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Federal suit over pregnant corrections officer drives up Niagara legal fees

LOCKPORT – The U.S. Justice Department’s lawsuit against Niagara County over a job assignment for a pregnant corrections officer was the main factor in driving the county’s outside legal expenses for labor-related cases to a new record high in 2015.

The case, settled in December, accounted for nearly half of the $350,662 the county spent with the Buffalo law firm of Jaeckle Fleischmann & Mugel. In addition to that, the county spent $61,801 with another firm, Bond Schoeneck & King, on another federal gender discrimination case involving an assistant district attorney.

Incidentally, the two firms merged under the Bond Schoeneck name at the end of 2015.

In May 2013, the federal government sued the county over a 2007 incident involving corrections officer Carisa L. Boddecker. The county spent $44,967 on the case in 2013, $84,239 in 2014 and $158,089 in 2015.

That makes a grand total of $287,295 in legal expenses, plus the $94,000 settlement the county paid. The main Jaeckle Fleischmann attorneys were Melinda G. Disare, who charges $225 an hour, and Sharon A. Swift, who bills $195 an hour.

The county didn’t admit in the settlement papers that it did anything wrong in regard to Boddecker, although her attorney, Robert L. Boreanaz, proclaimed when the settlement was disclosed just before Christmas that the outcome was “a vindication.” Boreanaz’s law firm, Lipsitz Green Scime Cambria, pocketed $29,000 of the settlement.

The case began when Boddecker, who was pregnant and therefore supposed to be limited to light duty, was assigned to work as a cellblock guard because of what the Sheriff’s Office said was a shortage of available female officers.

Boddecker and her doctor protested the assignment, and the eventual outcome was that the county forced Boddecker to go on unpaid leave under the Family and Medical Leave Act.

She then complained to the U.S. Equal Employment Opportunity Commission that she was a victim of gender discrimination, because male officers recovering from injuries were allowed to continue on light duty in the control room at the jail, while she was ordered to either work in the cellblock or take unpaid leave.

The EEOC investigated the matter. Instead of simply giving Boddecker the right to sue the county over the case, the commission referred the matter to the Justice Department, which sued the county on Boddecker’s behalf. Facing mounting costs and an opponent with virtually unlimited resources, the county folded.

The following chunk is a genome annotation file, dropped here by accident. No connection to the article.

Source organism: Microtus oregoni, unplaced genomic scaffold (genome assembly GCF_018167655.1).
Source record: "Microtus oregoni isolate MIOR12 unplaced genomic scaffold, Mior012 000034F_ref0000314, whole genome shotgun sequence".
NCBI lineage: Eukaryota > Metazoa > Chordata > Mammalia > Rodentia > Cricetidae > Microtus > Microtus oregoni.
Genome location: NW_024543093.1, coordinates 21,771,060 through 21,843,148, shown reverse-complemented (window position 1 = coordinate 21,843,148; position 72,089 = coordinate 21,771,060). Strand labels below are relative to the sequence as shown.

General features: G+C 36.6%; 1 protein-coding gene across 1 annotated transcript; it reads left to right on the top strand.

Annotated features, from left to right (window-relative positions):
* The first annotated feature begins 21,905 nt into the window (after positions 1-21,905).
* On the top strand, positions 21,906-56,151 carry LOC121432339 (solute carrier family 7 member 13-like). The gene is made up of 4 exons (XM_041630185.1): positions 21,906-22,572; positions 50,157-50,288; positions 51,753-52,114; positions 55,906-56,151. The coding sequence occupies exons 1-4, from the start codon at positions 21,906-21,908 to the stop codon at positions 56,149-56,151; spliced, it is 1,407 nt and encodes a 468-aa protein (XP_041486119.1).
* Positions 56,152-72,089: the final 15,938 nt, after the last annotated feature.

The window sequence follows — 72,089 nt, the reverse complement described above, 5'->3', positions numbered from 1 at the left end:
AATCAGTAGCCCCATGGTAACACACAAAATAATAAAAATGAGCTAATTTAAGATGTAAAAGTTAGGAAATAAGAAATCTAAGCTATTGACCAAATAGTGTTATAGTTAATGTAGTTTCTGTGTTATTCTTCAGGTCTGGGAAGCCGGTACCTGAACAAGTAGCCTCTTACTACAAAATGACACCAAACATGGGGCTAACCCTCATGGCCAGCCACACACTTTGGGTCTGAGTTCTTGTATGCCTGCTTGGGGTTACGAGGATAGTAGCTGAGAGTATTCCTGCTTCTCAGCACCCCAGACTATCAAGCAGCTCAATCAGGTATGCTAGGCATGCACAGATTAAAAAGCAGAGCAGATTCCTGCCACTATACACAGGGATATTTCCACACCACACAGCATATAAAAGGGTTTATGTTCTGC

“Probably the biggest issue: it was getting pretty expensive,” County Attorney Claude A. Joerg said.

Federal cases seem to be the most expensive litigation. Take the case of Assistant District Attorney Elizabeth R. Donatello, who sued the county last February because of alleged mistreatment by District Attorney Michael J. Violante.

Donatello, who was a sex crime prosecutor, was threatened with dismissal after complaining that Violante was not treating her fairly in regard to scheduling and case assignments.

She alleged that a male colleague in the special victims unit, Assistant District Attorney Robert A. Zucco, was paid more than her, while being allowed to arrive late and leave early because he is a single father. Donatello, who is married but childless, makes about $25,000 less than Zucco, who has been with the county 12 years longer.

Donatello also accused Violante of making inappropriate remarks concerning the bodies of female prosecutors.

However, a 2014 Bond Schoeneck investigative report in the case file alleged that Donatello took more time off than any other prosecutor in two of the previous three years, and often initiated sexually oriented conversations in the office.

In response to that, Donatello’s attorney, Andrew P. Fleming, tried to get Bond Schoeneck thrown off the case because the report allegedly made the firm’s attorneys witnesses as well as litigators. In December, U.S. Magistrate Judge Hugh B. Scott denied the motion.

Invoices from Bond Schoeneck that provided the $61,801 tally said six attorneys have worked on the Donatello case, at rates ranging from $115 to $290 an hour. The case seems likely to drag on for a while, since Scott issued a scheduling order Feb. 10 giving the sides another year to complete the evidence-sharing process called discovery.

In June, a state judge allowed Donatello to file a notice of claim that could lead to a second lawsuit, this one over alleged retaliation by Violante in transferring Donatello in 2014 from sex crimes to welfare fraud cases. That move sent her to an office in Niagara Falls, away from all the other prosecutors.

There’s another federal case involving Donatello, but in that one, the county is defending her.

A man she convicted of child sexual abuse, Franklin D. Schafer of Porter, accuses her of violating his constitutional rights. In 2009, Schafer was sentenced to 20 years to life in prison.

His appeals over the conviction were rejected in state courts.

The federal court website shows nothing has happened in Schafer’s civil rights lawsuit since shortly after it was filed in 2012.

The county’s current attorney on the case, Elizabeth M. Bergen of Gibson, McAskill & Crosby, filed a dismissal motion almost four years ago, which has not yet been ruled upon by U.S. District Judge Richard J. Arcara.

Another slow-moving federal case is that filed in 2014 by the leaders of the Deputy Sheriffs Association, Jeffrey J. Newman and Richard H. Werth Jr., over the county’s policy on use of compensatory time by jail guards and dispatchers. Jaeckle Fleischmann billed the county $38,608 on that case last year, bringing the two-year tab to $77,085.

The case contests limits to comp time the county imposes by capping the number of workers allowed off on any given day, caps that the plaintiffs claim violate the federal Fair Labor Standards Act.